While the main lady is out and about getting things done in Laredo, I was given the opportunity, nay the honor, to serve as her two day blogging mercenary. And while most blog hosts would shudder giving me access to their blog platforms with administrative privileges, I promised Que Fregados it would not be so bad.
After all, I had a few post ideas that kind of coincided with the gist of her blog. Well, sort of.
One of them deals with little league baseball in the Bordertown.
The newspapers and the blog platforms all pay heed to the success of high school teams, particularly those from the North Side schools who have done reasonably well in the U.I.L. playoffs these last few years (UHS and AHS). The infatuation with Laredo baseball players continues with the college players and how well they do at the next level. (Nevermind the ladies who pay attention to one-time major league players in Laredo for aesthetic reasons.)
But, Little League–where theoretically, it all begins–never really gets its due beyond the once a year photo collage printed in the local paper. I should know, I was once featured in those photo exposés. If a team does well, it might get a few seconds on Pro 8 News, too. For the most part, however, Little Leaguers play in relative obscurity beyond the attention given by parents and relatives.
I recently caught a game featuring two teams from the Rio Grande Little League, whose new home astride Zacate Creek is a far better improvement than its old haunt in the Colonia Guadalupe many years back.
I wish I could tell you the names of the two teams, but I really don’t remember. I wish I could at least tell you I paid attention to the score, but I truly didn’t. Instead, I went just to see if the nerves and the apprehension were still palpable in the Little League I used to know.
And from my perspective, the nerves and the anxiety are clearly there.
However, it’s not quite that simple; rather, the experience is one that is pretty complex from an outsiders’ point of view.
The parents and kids actually began to arrive at around 5:30 p.m. in Eistetter Park for a game that begins at 7:00. Some volunteers go to the small concession stand, which by the way, has so many padlocks, it is both comical and sad at the same time (thank you Laredo vandals). Others go to play catch with the kids, who always remain in a state of flurry throughout the pre-game and in-game activities.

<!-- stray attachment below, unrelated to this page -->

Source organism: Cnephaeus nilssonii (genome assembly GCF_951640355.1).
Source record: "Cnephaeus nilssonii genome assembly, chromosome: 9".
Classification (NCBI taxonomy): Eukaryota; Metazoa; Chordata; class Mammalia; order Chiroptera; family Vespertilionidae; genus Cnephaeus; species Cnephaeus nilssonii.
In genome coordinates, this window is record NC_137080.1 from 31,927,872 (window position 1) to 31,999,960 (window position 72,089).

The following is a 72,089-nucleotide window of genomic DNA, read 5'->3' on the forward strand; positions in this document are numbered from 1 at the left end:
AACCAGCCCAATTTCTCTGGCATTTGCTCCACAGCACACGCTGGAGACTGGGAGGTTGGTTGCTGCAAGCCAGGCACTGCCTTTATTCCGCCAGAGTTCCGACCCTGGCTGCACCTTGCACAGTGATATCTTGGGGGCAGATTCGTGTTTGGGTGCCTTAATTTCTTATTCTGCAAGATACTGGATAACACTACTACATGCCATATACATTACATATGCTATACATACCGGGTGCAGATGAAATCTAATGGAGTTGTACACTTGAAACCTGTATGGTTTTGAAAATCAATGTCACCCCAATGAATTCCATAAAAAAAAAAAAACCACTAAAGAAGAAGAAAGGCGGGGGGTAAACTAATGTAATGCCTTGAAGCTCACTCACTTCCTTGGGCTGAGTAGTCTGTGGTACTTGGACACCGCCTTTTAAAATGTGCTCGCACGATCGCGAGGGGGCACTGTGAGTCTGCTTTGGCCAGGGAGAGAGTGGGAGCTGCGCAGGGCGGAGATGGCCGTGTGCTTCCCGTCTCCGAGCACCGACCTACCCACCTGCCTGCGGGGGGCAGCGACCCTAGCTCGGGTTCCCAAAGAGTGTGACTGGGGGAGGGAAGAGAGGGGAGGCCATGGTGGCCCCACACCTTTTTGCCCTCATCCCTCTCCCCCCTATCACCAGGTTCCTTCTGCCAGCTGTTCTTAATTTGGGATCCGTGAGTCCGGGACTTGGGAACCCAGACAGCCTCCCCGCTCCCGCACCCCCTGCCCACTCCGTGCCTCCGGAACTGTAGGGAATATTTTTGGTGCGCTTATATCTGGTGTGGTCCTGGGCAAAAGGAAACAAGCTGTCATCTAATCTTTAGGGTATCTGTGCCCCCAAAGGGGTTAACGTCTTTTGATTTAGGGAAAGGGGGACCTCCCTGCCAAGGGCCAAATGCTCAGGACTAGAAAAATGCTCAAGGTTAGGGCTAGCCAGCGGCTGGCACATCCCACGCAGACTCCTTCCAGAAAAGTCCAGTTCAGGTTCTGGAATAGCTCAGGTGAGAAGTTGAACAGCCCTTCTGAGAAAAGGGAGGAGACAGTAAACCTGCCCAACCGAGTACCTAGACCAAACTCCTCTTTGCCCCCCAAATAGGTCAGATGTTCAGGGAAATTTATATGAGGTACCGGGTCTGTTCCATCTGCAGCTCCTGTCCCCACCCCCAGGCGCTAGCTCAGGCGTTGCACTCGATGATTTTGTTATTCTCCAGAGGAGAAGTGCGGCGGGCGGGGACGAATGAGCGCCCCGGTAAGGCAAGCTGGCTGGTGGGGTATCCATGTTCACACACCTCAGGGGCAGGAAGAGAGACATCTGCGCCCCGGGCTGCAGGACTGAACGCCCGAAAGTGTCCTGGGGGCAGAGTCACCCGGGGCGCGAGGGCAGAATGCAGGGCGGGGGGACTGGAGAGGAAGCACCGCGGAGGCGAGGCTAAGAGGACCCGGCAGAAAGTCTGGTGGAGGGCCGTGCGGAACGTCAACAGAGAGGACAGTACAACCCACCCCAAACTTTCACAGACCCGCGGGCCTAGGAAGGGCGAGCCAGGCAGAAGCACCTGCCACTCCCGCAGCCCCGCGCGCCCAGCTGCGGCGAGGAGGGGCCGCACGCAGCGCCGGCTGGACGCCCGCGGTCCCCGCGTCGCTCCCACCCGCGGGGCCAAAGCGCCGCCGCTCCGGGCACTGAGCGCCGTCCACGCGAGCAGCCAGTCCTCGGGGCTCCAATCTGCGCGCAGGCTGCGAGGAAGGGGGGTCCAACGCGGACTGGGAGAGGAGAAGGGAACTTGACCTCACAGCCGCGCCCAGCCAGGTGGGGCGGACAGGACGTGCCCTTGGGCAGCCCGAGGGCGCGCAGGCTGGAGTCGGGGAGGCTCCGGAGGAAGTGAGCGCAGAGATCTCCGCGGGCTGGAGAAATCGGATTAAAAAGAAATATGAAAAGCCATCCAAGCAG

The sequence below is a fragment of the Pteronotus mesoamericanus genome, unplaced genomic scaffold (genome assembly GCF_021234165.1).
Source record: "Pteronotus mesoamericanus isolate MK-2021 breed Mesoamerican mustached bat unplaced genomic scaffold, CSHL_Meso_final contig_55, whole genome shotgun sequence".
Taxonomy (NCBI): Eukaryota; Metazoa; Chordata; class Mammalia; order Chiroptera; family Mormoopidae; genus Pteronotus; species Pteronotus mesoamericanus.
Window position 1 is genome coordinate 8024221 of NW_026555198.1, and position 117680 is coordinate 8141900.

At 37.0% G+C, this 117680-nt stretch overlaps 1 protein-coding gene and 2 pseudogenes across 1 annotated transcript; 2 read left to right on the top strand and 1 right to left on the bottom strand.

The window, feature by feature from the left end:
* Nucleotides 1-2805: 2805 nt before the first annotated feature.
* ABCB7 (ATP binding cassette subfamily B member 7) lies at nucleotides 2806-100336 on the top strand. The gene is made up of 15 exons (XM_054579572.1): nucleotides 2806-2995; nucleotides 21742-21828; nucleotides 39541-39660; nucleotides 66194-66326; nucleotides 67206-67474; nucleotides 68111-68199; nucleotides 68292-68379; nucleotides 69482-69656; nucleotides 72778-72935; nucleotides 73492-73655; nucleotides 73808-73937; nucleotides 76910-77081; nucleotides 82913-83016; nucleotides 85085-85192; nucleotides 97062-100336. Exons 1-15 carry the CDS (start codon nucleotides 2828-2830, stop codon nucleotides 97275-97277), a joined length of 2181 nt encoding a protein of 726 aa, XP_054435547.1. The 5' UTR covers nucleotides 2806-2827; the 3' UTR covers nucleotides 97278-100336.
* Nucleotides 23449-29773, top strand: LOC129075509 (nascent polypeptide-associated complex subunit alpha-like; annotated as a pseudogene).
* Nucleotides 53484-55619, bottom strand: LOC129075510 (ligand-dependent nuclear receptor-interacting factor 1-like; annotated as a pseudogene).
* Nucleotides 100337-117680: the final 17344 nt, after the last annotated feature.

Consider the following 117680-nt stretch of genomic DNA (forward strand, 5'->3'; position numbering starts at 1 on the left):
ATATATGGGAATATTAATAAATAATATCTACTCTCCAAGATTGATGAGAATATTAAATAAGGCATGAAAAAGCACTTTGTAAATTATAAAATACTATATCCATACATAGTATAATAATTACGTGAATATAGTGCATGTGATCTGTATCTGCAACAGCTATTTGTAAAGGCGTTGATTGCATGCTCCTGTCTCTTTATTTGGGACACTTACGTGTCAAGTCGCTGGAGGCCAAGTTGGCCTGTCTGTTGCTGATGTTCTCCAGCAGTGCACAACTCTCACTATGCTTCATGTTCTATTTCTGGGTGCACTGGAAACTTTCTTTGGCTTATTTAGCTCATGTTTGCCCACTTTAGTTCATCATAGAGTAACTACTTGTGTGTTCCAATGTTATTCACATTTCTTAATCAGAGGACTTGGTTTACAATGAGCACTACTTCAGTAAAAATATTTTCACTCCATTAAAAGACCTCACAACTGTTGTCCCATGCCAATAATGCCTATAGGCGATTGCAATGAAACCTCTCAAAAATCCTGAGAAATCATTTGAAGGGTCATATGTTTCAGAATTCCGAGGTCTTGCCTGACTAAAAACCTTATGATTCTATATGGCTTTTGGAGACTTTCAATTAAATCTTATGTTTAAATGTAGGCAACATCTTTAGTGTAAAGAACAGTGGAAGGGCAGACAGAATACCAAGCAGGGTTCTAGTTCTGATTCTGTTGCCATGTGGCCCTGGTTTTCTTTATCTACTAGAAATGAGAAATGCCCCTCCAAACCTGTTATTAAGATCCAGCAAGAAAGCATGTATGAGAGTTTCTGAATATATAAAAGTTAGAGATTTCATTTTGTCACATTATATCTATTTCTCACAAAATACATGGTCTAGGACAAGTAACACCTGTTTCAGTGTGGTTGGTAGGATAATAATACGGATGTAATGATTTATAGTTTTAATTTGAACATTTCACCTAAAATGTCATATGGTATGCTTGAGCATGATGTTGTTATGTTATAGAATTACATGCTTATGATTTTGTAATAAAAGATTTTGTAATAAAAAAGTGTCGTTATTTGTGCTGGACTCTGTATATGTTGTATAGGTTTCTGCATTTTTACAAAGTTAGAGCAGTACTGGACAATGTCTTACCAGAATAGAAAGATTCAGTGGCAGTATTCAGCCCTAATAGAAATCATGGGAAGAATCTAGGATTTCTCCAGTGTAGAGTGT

The kids, from what I saw, are really nervous for the most part. Of course you have those few players with ice in their veins, those who could not be frazzled during the most intense of games. But generally speaking, most are a little taken aback.
Once play starts, it is interesting to watch all the other characters go through the motions as well. The older sisters who are forced to watch the games while talking on the phone or texting. The parents who complain about it being inordinately hot (duh) as the sun begins to set in the West and there is no escape in the ever-shrinking shade. Naturally, you have the dads (and some moms) who take this way too seriously, yelling both encouragement and derisive comments towards the umpires.
In other words: timeless.
The kids that I saw play were those from the traditionally poorest of the Little League organizations in Laredo, the Rio Grande Little League. They don’t have the fancy websites (Northside) or the private coaches (Del Mar). For the most part, they do not attend the annual baseball camps, which could run in the hundreds of dollars for each boy like their northside counterparts. They do have the desire to play, though. And, that, I believe, is the most important thing.
So, as I saw balls bounce off gloves and between outstretched legs, I kept thinking about those inherent advantages that some teams have over others. But it didn’t seem to matter to the players on the field. In a way, that’s all that counts.
The Little League season is almost over (in the next few weeks) from what I saw and what I gathered, attendance is pretty slight in this league (if you look at the stands in the picture above, you know that many parents are absent from the game). I would assume its slight elsewhere, too. You may want to try to catch a game just for the fun of it. Oh, I’m sure it doesn’t matter whether or not you have a relative or a neighbor’s friend playing, just go. Buy a few overpriced sodas, too, while you’re at it. Just be sure to cheer. The players will appreciate it.